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Investigation begins to find reasons for BC mine failure

LIKELY (NEWS1130) – The president of Imperial Metals has apologized to residents living downstream from a massive tailings pond breach at a gold and copper mine in the British Columbia Interior.

Brian Kynoch told about 200 residents of Likely, 600 kilometres northeast of Vancouver that the failure at the Mount Polley mine has been stabilized but the investigation is just beginning.

Despite assertions that the company had been warned of potential problems, Kynoch says the earthen dam that contained the slurry from the mining process had never before failed but he vowed the company will do what is necessary to “make it right.”

The breach released 10 million cubic metres of water and 4.5 million cubic metres of toxic silt into Polley Lake and Quesnel Lake.

A ban remains in place on all consumption or recreational use of the Quesnel and Cariboo river systems from the spill site to the Fraser River, several hundred kilometres away.

The Cariboo Regional District declared a state of local emergency early Wednesday. The move will allow the District to access additional capacity that may be needed to further protect the private property and government infrastructure in Likely.

Chairman of the Cariboo Regional District, Al Richmond says the state of emergency doesn’t mean people in Likely need to do anything differently, but they still can’t drink or use the water.

“We’ll be working on trying to find some showering alternatives for the folks there who can’t use their water for showering or bathing, so.”

Richmond says tugs have been on Quesnel River and Lake trying to move debris further up.

“These are logs and various other debris that’s come down from the creek, from the spill, and some of that debris has escaped, and was a little larger than anticipated, so.”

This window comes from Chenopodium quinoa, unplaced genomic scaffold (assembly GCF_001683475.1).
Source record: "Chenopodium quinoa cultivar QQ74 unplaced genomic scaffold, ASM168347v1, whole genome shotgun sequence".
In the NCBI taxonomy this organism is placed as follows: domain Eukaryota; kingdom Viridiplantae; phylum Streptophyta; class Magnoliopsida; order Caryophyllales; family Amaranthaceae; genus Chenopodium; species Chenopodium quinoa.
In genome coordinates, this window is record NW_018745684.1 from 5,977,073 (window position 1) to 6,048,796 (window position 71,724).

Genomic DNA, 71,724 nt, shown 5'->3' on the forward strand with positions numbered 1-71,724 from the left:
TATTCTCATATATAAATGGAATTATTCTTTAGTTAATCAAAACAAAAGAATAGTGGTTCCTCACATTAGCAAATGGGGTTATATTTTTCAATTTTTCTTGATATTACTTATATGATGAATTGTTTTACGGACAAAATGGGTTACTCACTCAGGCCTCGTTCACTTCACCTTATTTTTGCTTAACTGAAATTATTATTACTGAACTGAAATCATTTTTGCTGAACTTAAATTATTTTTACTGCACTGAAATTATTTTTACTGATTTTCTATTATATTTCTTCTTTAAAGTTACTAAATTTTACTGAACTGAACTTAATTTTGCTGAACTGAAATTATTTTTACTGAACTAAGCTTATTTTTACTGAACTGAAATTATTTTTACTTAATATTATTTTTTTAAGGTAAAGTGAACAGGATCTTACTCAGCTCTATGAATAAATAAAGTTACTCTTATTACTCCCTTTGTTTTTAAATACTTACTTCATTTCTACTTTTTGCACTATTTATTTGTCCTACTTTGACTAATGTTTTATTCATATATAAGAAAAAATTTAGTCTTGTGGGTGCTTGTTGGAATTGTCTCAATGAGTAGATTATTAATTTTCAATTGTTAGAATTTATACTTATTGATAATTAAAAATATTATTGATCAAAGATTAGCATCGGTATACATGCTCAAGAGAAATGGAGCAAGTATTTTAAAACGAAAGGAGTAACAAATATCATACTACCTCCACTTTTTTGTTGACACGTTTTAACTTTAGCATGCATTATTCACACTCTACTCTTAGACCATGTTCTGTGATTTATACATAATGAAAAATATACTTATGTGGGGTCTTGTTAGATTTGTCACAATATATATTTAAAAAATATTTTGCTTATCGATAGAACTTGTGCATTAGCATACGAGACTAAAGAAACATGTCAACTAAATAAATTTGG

Part of the goal in moving the debris is to prevent damage to a bridge that connects Likely with a route to Williams Lake.

River Conservationist Mark Angelo predicts it’ll take a very long time for the system to bounce back.

He’s especially concerned about potential impacts on sockeye salmon — adding the Quesnel Lake Watershed is a major gathering place for sockeye.

“So I worry about the extent that this spill could affect the lake as an example which acts as a nursery for sockeye in the very first stage of their life cycle, I worry about direct pollution of the water.”

He adds, “I worry about the potential for that toxic material, some of it to become embedded into sediments which in turn could affect the survival of salmon eggs, or the survival of young fish down the line.”

Angelo adds the entire aquatic ecosystem will be impacted.

He’s also concerned for small mammals that live near rivers, and larger animals like eagles, bears, and moose that depend on lakes and rivers.

Fishermen in Alaska say the breach reinforces their concerns about roughly one dozen Canadian mining projects planned for northwestern BC.

Southeast Alaskan commercial fishing leaders, First Nations and communities have issued a release saying if a similar incident happened at the proposed KSM Mine or any other of the planned mines, billion-dollar fishing and tourism industries on both sides of the Panhandle would be at risk.

The Alaska Trollers Association says Mount Polley’s tailings pond is miniscule when compared to the holding facilities proposed for the KSM mine, spanning two watersheds that produce runs of wild salmon vital to both the Canadian and US fishing fleets.